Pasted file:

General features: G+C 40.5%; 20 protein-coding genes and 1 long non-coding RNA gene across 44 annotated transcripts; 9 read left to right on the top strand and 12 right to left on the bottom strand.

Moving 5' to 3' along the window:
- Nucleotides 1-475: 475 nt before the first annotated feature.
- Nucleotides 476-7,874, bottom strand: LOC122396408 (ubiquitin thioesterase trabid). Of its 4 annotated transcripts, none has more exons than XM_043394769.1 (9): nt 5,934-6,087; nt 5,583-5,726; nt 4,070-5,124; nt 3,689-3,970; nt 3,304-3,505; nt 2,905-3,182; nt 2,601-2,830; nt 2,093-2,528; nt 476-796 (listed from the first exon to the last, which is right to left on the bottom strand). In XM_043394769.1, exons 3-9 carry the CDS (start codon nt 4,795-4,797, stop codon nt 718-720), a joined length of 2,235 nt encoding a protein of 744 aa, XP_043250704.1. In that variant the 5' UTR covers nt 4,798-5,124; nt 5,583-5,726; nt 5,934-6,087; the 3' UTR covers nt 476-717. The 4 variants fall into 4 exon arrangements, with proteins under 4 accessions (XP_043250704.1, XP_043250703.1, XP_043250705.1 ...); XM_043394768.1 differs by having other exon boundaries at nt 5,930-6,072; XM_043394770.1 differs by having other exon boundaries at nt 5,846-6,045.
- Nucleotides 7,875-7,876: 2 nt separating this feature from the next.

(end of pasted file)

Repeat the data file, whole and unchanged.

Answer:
General features: G+C 40.5%; 20 protein-coding genes and 1 long non-coding RNA gene across 44 annotated transcripts; 9 read left to right on the top strand and 12 right to left on the bottom strand.

Moving 5' to 3' along the window:
- Nucleotides 1-475: 475 nt before the first annotated feature.
- Nucleotides 476-7,874, bottom strand: LOC122396408 (ubiquitin thioesterase trabid). Of its 4 annotated transcripts, none has more exons than XM_043394769.1 (9): nt 5,934-6,087; nt 5,583-5,726; nt 4,070-5,124; nt 3,689-3,970; nt 3,304-3,505; nt 2,905-3,182; nt 2,601-2,830; nt 2,093-2,528; nt 476-796 (listed from the first exon to the last, which is right to left on the bottom strand). In XM_043394769.1, exons 3-9 carry the CDS (start codon nt 4,795-4,797, stop codon nt 718-720), a joined length of 2,235 nt encoding a protein of 744 aa, XP_043250704.1. In that variant the 5' UTR covers nt 4,798-5,124; nt 5,583-5,726; nt 5,934-6,087; the 3' UTR covers nt 476-717. The 4 variants fall into 4 exon arrangements, with proteins under 4 accessions (XP_043250704.1, XP_043250703.1, XP_043250705.1 ...); XM_043394768.1 differs by having other exon boundaries at nt 5,930-6,072; XM_043394770.1 differs by having other exon boundaries at nt 5,846-6,045.
- Nucleotides 7,875-7,876: 2 nt separating this feature from the next.